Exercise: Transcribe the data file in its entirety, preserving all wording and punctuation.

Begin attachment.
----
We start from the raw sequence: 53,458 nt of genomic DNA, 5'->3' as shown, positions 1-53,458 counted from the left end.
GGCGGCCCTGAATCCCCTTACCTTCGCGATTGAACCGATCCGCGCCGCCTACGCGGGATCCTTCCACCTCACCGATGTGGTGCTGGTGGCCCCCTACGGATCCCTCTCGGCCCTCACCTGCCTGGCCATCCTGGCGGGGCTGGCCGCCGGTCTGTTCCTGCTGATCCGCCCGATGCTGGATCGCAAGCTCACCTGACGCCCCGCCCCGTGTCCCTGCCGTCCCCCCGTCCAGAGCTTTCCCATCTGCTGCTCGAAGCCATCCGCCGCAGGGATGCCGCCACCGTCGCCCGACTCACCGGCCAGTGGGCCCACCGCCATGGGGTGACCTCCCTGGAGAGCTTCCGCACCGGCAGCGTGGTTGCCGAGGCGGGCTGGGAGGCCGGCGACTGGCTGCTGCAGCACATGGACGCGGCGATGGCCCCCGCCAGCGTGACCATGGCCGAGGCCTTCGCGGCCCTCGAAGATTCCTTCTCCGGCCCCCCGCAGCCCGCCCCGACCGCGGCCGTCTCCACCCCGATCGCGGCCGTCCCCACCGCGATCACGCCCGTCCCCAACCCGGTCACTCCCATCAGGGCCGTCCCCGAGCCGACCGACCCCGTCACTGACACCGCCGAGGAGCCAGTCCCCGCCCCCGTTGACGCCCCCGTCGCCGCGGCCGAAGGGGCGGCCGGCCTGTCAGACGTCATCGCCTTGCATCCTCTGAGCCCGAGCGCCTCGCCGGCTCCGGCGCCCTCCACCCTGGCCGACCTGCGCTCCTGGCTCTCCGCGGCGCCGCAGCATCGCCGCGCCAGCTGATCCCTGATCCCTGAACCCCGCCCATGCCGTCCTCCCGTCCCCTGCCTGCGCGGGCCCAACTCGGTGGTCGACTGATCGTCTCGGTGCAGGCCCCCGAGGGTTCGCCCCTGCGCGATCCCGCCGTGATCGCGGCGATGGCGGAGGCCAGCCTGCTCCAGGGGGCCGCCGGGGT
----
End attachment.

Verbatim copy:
We start from the raw sequence: 53,458 nt of genomic DNA, 5'->3' as shown, positions 1-53,458 counted from the left end.
GGCGGCCCTGAATCCCCTTACCTTCGCGATTGAACCGATCCGCGCCGCCTACGCGGGATCCTTCCACCTCACCGATGTGGTGCTGGTGGCCCCCTACGGATCCCTCTCGGCCCTCACCTGCCTGGCCATCCTGGCGGGGCTGGCCGCCGGTCTGTTCCTGCTGATCCGCCCGATGCTGGATCGCAAGCTCACCTGACGCCCCGCCCCGTGTCCCTGCCGTCCCCCCGTCCAGAGCTTTCCCATCTGCTGCTCGAAGCCATCCGCCGCAGGGATGCCGCCACCGTCGCCCGACTCACCGGCCAGTGGGCCCACCGCCATGGGGTGACCTCCCTGGAGAGCTTCCGCACCGGCAGCGTGGTTGCCGAGGCGGGCTGGGAGGCCGGCGACTGGCTGCTGCAGCACATGGACGCGGCGATGGCCCCCGCCAGCGTGACCATGGCCGAGGCCTTCGCGGCCCTCGAAGATTCCTTCTCCGGCCCCCCGCAGCCCGCCCCGACCGCGGCCGTCTCCACCCCGATCGCGGCCGTCCCCACCGCGATCACGCCCGTCCCCAACCCGGTCACTCCCATCAGGGCCGTCCCCGAGCCGACCGACCCCGTCACTGACACCGCCGAGGAGCCAGTCCCCGCCCCCGTTGACGCCCCCGTCGCCGCGGCCGAAGGGGCGGCCGGCCTGTCAGACGTCATCGCCTTGCATCCTCTGAGCCCGAGCGCCTCGCCGGCTCCGGCGCCCTCCACCCTGGCCGACCTGCGCTCCTGGCTCTCCGCGGCGCCGCAGCATCGCCGCGCCAGCTGATCCCTGATCCCTGAACCCCGCCCATGCCGTCCTCCCGTCCCCTGCCTGCGCGGGCCCAACTCGGTGGTCGACTGATCGTCTCGGTGCAGGCCCCCGAGGGTTCGCCCCTGCGCGATCCCGCCGTGATCGCGGCGATGGCGGAGGCCAGCCTGCTCCAGGGGGCCGCCGGGGT